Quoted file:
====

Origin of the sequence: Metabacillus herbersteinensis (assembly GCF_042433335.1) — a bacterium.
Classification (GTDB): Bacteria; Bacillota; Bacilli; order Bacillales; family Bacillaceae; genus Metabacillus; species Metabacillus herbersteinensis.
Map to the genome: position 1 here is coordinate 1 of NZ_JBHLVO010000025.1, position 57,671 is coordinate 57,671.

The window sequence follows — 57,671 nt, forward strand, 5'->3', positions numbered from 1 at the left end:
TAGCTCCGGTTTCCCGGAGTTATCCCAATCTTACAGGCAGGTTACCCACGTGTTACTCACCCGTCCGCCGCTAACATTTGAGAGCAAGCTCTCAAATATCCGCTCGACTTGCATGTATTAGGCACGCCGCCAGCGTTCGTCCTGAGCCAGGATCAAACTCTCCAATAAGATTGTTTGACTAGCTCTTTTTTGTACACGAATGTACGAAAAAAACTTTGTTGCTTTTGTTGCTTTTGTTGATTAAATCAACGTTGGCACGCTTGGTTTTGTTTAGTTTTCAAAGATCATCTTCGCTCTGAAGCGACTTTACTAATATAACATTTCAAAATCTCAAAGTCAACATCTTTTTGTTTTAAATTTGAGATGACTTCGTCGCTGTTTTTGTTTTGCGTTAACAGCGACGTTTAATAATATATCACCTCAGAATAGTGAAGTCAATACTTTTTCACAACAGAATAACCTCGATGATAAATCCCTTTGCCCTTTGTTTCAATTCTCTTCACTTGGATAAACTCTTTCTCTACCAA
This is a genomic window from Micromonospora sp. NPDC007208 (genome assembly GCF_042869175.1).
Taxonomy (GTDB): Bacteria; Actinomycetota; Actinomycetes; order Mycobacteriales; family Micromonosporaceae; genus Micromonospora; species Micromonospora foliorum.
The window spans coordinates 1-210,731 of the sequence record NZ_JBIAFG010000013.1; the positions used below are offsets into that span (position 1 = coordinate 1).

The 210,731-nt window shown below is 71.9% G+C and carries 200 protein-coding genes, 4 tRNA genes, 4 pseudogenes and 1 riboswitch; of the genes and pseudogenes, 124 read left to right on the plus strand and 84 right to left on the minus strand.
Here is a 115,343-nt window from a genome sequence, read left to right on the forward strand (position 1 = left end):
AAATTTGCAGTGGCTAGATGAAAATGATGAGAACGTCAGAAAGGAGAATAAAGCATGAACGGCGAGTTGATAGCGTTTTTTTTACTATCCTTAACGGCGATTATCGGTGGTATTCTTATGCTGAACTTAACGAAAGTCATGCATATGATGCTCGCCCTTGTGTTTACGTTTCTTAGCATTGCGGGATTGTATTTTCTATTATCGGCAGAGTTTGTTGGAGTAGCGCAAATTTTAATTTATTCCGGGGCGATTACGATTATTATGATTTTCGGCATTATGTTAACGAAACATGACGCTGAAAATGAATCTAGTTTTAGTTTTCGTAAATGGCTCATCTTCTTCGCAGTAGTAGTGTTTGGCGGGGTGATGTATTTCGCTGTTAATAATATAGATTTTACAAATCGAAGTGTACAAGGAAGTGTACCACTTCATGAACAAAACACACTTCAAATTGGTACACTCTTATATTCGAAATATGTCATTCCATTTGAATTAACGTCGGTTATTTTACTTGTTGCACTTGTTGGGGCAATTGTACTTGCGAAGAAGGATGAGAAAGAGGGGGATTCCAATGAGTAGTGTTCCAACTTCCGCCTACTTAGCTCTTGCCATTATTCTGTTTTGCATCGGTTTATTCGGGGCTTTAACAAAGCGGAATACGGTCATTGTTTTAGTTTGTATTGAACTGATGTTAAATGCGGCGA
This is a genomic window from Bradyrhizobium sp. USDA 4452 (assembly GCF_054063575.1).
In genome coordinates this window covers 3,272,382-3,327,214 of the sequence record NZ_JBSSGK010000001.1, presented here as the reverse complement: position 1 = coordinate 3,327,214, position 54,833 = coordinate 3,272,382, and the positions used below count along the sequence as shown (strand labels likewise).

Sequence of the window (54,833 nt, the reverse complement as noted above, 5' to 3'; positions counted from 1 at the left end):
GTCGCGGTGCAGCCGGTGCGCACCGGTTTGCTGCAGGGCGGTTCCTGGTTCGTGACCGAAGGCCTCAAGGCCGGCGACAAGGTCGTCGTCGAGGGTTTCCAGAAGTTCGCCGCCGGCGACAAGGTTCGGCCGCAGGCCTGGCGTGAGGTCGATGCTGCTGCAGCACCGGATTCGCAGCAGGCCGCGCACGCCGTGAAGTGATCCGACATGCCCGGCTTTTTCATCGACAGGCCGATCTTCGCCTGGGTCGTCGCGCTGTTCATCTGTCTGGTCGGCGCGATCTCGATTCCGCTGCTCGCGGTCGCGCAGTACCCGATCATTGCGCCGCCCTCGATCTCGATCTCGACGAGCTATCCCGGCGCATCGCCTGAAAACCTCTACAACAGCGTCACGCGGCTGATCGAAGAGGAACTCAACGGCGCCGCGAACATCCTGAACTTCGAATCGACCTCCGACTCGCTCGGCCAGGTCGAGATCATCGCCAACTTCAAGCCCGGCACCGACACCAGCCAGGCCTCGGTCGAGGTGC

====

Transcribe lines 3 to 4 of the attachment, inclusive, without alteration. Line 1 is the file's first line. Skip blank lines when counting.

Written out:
Map to the genome: position 1 here is coordinate 1 of NZ_JBHLVO010000025.1, position 57,671 is coordinate 57,671.

The window sequence follows — 57,671 nt, forward strand, 5'->3', positions numbered from 1 at the left end: